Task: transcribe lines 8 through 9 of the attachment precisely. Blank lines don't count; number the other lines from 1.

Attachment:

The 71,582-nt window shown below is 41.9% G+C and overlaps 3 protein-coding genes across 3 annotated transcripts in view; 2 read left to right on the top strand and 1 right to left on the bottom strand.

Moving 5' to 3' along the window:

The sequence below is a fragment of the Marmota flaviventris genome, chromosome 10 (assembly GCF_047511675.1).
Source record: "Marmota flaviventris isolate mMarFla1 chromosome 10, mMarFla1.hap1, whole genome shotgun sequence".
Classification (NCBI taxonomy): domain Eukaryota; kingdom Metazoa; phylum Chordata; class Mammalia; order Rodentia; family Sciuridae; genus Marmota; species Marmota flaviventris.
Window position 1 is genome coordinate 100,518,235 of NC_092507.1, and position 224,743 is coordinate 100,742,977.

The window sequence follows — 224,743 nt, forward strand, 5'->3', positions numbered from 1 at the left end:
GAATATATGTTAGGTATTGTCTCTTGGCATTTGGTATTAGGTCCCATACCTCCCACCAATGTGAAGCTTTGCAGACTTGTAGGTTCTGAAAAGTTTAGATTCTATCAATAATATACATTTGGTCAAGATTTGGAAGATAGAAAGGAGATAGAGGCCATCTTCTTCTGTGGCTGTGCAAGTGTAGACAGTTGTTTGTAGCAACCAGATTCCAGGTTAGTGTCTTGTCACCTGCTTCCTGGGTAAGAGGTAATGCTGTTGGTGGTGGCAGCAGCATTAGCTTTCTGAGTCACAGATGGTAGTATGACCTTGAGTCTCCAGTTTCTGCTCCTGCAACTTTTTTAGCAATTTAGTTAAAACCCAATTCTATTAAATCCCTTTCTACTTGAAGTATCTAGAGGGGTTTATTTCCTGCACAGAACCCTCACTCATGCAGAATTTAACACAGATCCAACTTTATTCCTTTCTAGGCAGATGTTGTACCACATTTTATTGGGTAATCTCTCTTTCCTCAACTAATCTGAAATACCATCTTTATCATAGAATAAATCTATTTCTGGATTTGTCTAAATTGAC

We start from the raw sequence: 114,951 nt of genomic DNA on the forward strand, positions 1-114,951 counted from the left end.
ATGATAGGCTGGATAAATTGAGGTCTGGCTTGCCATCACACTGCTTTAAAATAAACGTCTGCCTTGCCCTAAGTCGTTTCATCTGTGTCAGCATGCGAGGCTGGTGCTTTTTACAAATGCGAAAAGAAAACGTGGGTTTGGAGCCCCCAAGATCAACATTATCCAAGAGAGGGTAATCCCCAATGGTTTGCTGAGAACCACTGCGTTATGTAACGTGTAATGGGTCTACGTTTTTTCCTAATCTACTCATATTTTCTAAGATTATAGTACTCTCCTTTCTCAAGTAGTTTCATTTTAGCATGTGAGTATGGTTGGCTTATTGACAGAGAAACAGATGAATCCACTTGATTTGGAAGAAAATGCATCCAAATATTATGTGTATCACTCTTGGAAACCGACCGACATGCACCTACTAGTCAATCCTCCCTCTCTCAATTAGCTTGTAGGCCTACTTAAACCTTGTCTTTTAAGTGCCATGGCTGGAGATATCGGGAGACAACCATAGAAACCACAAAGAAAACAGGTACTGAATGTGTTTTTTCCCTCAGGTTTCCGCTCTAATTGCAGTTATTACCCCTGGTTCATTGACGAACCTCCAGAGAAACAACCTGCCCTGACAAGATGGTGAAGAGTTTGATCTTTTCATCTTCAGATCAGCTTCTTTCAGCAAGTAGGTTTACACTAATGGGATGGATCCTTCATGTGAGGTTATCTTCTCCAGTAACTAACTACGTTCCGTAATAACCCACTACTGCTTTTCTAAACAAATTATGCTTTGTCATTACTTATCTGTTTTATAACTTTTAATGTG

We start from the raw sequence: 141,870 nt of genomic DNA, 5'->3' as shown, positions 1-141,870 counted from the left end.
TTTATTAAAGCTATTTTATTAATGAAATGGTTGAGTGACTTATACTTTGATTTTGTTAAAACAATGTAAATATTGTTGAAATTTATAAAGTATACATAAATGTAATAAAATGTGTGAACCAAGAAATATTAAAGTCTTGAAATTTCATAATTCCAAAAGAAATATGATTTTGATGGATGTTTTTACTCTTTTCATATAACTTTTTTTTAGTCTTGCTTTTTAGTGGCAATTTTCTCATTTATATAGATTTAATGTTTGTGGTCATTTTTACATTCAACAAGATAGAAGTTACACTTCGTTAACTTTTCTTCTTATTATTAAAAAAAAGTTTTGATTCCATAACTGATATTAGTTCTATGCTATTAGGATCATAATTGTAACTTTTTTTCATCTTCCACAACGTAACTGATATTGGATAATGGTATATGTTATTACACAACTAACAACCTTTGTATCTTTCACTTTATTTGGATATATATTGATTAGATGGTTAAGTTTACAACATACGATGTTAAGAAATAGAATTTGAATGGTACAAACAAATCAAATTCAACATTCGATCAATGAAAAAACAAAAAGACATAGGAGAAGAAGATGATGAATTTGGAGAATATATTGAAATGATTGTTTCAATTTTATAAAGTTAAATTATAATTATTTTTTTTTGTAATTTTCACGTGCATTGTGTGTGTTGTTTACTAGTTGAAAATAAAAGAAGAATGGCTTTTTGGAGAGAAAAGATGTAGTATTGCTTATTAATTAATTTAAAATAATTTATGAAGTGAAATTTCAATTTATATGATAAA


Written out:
GAATATATGTTAGGTATTGTCTCTTGGCATTTGGTATTAGGTCCCATACCTCCCACCAATGTGAAGCTTTGCAGACTTGTAGGTTCTGAAAAGTTTAGATTCTATCAATAATATACATTTGGTCAAGATTTGGAAGATAGAAAGGAGATAGAGGCCATCTTCTTCTGTGGCTGTGCAAGTGTAGACAGTTGTTTGTAGCAACCAGATTCCAGGTTAGTGTCTTGTCACCTGCTTCCTGGGTAAGAGGTAATGCTGTTGGTGGTGGCAGCAGCATTAGCTTTCTGAGTCACAGATGGTAGTATGACCTTGAGTCTCCAGTTTCTGCTCCTGCAACTTTTTTAGCAATTTAGTTAAAACCCAATTCTATTAAATCCCTTTCTACTTGAAGTATCTAGAGGGGTTTATTTCCTGCACAGAACCCTCACTCATGCAGAATTTAACACAGATCCAACTTTATTCCTTTCTAGGCAGATGTTGTACCACATTTTATTGGGTAATCTCTCTTTCCTCAACTAATCTGAAATACCATCTTTATCATAGAATAAATCTATTTCTGGATTTGTCTAAATTGAC

We start from the raw sequence: 114,951 nt of genomic DNA on the forward strand, positions 1-114,951 counted from the left end.